Craftsman Wet/Dry Vacuum 6-Gal
Last updated date: July 19, 2019
Why Trust The DWYM Score?
DWYM is your trusted product review source. Along with our in-house experts, our team analyzes thousands of product reviews from the most trusted websites. We then create one easy-to-understand score. Learn more.
We looked at the top 1 Wet Dry Vacuums and dug through the reviews from 9 of the most popular review sites including Morning Chores, BestReviews, Top Ten Reviews, Woodwork Boss, The Wet Dry Vacuum, Vacuum EZ and more. Through this analysis, we've determined the best Wet Dry Vacuum you should buy.
In our analysis of 72 expert reviews, the Craftsman Craftsman Wet/Dry Vacuum 6-Gal placed 9th when we looked at the top 11 products in the category. For the full ranking, see below.
Editor's Note August 12, 2019:
Checkout The Best Wet Dry Vacuum for a detailed review of all the top wet dry vacuums.
Expert Summarized Score
User Summarized Score
Our Favorite Video Reviews
What experts liked
What experts didn't like
From The Manufacturer
Overall Product Rankings
An Overview On Wet Dry Vacuums
What do flooded basements, messes in your workshop and the ashy aftermath of a BBQ have in common? If you’re thinking that they’re all major annoyances, you’re not wrong — but they’re also all jobs for a wet/dry vacuum.
Wet/dry vacs, or shop vacs, are common accessories in woodshops, but they can also help out with lots of different messes. These versatile appliances have more powerful suction, plus tougher filters and sturdier canisters than a standard vacuum. They can pick up debris like nails and screws, and you can use them to clean up wet messes. Puddles from a leaky dishwasher or water basins that need emptying don’t stand a chance against a wet/dry vac.
Standard vacuums operate using a relatively simple process. Once you turn them on, the motor receives electricity that drives the fan and the brush roll (that spiky part that goes deep into your carpet and gets tangled with hair). After the motor starts running, it creates an area of low pressure behind the fan, which generates the suction you need to chase down those dust bunnies. Your messes move into the vacuum’s removable dust bag or canister, and poof! You’ve got a clean floor.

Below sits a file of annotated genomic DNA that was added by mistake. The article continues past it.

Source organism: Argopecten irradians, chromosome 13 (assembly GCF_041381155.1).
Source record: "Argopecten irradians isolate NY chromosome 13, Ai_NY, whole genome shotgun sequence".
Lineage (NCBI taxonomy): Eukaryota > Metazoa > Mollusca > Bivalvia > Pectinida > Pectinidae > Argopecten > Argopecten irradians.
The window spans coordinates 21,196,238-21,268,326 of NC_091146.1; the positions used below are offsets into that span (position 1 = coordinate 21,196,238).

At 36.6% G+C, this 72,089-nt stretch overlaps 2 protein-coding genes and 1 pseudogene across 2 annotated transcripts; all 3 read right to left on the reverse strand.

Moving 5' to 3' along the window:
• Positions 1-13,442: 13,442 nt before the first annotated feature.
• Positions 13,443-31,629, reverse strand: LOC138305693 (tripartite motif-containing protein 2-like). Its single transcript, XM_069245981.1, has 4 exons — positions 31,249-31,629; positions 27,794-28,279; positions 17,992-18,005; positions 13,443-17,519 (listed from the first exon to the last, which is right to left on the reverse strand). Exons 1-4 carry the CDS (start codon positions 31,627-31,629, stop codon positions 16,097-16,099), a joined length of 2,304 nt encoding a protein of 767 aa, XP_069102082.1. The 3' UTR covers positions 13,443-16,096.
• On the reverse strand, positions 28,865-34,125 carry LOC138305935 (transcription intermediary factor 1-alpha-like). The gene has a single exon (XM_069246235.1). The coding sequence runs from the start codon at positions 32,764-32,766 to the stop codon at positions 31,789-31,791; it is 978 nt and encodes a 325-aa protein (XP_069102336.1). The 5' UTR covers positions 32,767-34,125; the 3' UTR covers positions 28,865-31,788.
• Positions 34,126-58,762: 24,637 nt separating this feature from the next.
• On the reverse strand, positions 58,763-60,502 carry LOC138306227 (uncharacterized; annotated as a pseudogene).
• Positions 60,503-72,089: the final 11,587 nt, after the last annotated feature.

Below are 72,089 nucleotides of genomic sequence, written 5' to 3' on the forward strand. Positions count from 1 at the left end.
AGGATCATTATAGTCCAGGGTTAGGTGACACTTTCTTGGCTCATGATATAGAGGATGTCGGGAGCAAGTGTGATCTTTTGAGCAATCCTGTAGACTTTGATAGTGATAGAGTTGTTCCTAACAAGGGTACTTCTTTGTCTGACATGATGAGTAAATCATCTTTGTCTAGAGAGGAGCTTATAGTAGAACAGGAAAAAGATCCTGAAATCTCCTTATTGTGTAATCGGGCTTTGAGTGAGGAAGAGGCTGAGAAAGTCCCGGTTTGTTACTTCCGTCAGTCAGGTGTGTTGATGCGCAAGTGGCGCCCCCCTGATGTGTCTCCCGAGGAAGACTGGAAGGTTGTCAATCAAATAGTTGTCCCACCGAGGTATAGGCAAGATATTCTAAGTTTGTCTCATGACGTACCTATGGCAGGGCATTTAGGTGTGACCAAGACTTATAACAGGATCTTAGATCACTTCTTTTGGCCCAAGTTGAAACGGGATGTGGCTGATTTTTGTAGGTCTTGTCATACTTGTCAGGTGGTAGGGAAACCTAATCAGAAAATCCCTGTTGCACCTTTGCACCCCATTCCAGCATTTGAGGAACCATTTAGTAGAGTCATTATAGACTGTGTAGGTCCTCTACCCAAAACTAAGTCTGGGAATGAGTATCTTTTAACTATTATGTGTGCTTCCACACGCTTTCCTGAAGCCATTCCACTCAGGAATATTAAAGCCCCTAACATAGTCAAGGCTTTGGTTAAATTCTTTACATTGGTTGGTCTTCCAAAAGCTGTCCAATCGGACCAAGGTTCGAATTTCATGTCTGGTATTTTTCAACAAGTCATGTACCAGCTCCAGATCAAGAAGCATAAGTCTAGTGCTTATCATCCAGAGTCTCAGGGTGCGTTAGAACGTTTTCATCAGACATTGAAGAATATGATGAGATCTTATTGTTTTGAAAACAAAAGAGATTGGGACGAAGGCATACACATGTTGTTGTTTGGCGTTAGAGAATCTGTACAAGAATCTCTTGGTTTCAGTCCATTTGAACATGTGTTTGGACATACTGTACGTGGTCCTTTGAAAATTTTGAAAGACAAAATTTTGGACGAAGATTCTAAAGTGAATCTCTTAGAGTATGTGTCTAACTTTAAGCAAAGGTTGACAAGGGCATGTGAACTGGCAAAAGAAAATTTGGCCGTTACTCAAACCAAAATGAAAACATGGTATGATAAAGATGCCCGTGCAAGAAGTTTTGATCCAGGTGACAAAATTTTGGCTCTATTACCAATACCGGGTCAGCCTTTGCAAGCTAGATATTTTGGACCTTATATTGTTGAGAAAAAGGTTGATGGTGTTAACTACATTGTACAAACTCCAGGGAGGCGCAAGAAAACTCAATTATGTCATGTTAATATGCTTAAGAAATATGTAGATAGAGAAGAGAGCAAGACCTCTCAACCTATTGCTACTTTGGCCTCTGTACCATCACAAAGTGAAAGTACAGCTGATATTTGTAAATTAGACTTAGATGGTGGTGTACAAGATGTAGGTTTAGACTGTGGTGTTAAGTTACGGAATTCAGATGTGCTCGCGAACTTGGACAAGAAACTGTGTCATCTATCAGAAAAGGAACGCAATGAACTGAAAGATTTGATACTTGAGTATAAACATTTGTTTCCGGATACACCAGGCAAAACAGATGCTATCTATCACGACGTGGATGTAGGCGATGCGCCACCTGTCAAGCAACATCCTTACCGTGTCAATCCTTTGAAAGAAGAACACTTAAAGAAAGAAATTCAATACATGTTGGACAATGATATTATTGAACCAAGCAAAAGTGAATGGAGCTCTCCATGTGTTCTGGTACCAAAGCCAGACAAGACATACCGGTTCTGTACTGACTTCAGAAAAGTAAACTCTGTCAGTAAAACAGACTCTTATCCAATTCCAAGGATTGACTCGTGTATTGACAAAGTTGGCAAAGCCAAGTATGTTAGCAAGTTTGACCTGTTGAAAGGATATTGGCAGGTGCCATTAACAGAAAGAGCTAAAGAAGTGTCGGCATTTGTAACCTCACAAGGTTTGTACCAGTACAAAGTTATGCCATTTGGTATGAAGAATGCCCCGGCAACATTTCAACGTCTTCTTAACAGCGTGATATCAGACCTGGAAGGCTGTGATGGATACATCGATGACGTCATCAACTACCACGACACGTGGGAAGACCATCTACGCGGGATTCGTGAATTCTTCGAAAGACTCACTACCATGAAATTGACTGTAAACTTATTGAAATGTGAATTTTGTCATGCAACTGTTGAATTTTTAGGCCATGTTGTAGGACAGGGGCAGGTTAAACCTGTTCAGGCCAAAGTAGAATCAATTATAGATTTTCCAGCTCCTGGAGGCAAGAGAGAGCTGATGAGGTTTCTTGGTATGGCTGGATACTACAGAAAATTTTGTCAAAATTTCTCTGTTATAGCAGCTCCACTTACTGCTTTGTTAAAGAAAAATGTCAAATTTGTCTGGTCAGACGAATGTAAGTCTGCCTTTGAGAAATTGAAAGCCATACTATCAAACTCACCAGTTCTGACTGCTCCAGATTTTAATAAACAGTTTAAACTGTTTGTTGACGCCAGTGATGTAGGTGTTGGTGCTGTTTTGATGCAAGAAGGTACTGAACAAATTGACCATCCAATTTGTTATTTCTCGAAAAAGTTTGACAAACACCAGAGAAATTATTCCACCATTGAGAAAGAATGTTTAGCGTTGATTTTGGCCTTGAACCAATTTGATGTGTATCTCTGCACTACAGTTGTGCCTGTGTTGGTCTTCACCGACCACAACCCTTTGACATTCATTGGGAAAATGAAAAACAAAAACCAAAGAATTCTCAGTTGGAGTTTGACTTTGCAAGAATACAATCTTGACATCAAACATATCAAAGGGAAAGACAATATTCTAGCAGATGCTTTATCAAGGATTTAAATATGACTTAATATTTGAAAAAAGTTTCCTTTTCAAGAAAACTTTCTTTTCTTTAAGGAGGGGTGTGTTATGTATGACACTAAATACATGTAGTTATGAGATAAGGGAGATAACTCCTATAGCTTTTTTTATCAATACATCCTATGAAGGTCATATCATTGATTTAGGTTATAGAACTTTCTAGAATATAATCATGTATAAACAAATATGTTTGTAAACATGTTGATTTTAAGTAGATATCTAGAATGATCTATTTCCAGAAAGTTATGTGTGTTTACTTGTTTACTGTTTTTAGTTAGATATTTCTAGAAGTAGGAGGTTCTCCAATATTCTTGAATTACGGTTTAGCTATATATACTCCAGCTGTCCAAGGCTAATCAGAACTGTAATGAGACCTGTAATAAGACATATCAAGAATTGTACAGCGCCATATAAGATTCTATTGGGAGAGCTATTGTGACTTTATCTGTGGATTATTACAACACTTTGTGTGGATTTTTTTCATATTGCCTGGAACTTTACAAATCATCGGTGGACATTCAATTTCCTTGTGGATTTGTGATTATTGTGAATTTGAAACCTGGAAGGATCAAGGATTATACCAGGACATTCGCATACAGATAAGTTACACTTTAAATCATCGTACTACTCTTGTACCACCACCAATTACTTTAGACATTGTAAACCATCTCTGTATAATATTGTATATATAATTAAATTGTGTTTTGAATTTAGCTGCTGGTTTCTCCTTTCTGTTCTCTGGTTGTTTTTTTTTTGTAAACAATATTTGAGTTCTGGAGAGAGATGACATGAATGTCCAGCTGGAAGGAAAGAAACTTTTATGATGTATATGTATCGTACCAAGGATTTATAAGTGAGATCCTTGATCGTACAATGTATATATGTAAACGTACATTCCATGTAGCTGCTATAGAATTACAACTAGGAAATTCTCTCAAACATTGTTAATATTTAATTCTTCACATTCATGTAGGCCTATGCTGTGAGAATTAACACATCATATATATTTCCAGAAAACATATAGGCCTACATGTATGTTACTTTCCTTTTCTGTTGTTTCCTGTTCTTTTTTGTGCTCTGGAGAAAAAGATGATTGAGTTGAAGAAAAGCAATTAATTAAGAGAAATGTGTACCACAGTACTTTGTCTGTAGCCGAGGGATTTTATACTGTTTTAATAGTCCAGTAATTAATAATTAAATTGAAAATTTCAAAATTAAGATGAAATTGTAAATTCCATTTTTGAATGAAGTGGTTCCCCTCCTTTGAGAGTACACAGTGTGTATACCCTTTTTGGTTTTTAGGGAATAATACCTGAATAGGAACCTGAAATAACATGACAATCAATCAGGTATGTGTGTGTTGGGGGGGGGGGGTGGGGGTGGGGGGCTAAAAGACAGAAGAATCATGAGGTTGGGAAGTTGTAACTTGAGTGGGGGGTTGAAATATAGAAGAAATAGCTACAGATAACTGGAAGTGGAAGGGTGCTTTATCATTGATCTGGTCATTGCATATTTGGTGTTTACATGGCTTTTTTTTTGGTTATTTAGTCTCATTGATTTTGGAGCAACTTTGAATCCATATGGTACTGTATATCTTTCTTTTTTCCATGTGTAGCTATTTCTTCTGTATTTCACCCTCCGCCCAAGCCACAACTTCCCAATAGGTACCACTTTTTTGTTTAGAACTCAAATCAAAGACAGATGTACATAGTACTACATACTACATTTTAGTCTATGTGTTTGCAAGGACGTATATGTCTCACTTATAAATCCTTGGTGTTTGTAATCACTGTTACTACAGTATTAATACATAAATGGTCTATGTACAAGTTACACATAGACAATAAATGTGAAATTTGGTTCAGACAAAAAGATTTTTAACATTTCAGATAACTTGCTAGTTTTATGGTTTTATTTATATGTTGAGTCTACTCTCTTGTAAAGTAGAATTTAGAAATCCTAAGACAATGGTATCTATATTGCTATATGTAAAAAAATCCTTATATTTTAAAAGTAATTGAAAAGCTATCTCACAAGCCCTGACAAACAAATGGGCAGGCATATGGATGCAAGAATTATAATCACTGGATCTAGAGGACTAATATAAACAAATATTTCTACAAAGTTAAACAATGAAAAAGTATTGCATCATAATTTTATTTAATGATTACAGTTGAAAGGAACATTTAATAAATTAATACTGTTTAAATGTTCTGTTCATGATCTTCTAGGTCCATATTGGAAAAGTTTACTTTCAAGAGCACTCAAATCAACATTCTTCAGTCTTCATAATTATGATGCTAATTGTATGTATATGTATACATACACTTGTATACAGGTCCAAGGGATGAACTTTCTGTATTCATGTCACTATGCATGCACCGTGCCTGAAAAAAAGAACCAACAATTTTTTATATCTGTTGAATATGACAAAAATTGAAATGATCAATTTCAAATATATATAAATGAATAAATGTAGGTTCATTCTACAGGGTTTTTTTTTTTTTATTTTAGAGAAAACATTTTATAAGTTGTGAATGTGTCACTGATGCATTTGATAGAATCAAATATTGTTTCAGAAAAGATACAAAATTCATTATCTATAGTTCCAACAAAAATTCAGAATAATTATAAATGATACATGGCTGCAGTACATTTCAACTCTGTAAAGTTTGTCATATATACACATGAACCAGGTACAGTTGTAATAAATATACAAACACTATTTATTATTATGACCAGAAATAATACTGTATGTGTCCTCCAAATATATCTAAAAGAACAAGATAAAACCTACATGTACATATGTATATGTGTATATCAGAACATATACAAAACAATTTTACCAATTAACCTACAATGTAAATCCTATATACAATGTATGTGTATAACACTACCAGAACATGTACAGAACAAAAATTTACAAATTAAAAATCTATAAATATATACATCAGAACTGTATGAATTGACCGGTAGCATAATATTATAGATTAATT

Shop vacs rely on the same low pressure and suction to clean up, but they have larger and tougher canisters, motors and hoses. For example, the WORKSHOP Wet/Dry Vac has a 16-gallon canister. The Vacmaster Wet/Dry Vacuum’s powerful suction roars at up to 5 horsepower to grab every last nail or drop of water in its path, and the Armor All Wet/Dry Vacuum’s hose is an impressive 1.25 inches in diameter.
Another difference between wet/dry vacuums and standard vacuums is the motor placement. Instead of sitting inside of the vacuum’s canister, a wet/dry vac’s motor sits on top of the canister. This design allows anything that you suck up through the hose to go directly into the canister, instead of passing over the motor. It’s the reason that wet/dry vacs can safely pick up water — if the water was moving through electrical or mechanical parts, it could create a dangerous electrical shock.
Some wet/dry vac models also vent air through an opening in the canister. With the help of a few accessories, you can turn this opening into a blower on many shop vacs. The WORKSHOP Wet/Dry Vac easily converts into a blower that’ll make your autumn leaf chores much easier.
We’ve covered the wet/dry vacuum basics, but make sure to check out our Tips & Advice to find the perfect choice for your needs.
DYWM Fun Fact
The history of vacuums might sound boring, but trust us — it doesn’t suck. Windy City resident Ives McGaffey patented the precursor to the modern vacuum on a warm summer day in 1869. It was called a “sweeping machine,” and it was designed to clean rugs.
The sweeping machine was a far cry from our modern wet/dry vacuums, but Ohio janitor James Spangler brought us one step closer in 1907. He realized that his carpet sweeper was kicking up dust and causing his chronic coughing fits, so he put his Midwestern work ethic to work and created an alternative. Spangler stapled a soap box to a broom handle, tacked on an old fan motor and added a pillowcase as a dust collector. His cough disappeared, and he received his patent in 1908.
After World War II, a new vacuum arrived on the scene. The first wet/dry vacuums were enormous metal appliances, and they were mostly used in industrial and woodshop settings. It took a while, but engineers finally developed smaller units for residential areas. The trickiest part was muffling the loud “screaming” noise the wet/dry vacuums made when they turned on!
Today’s wet/dry vacs aren’t the quietest appliance around, but they definitely don’t sound like a low-budget horror movie.
The Wet Dry Vacuum Buying Guide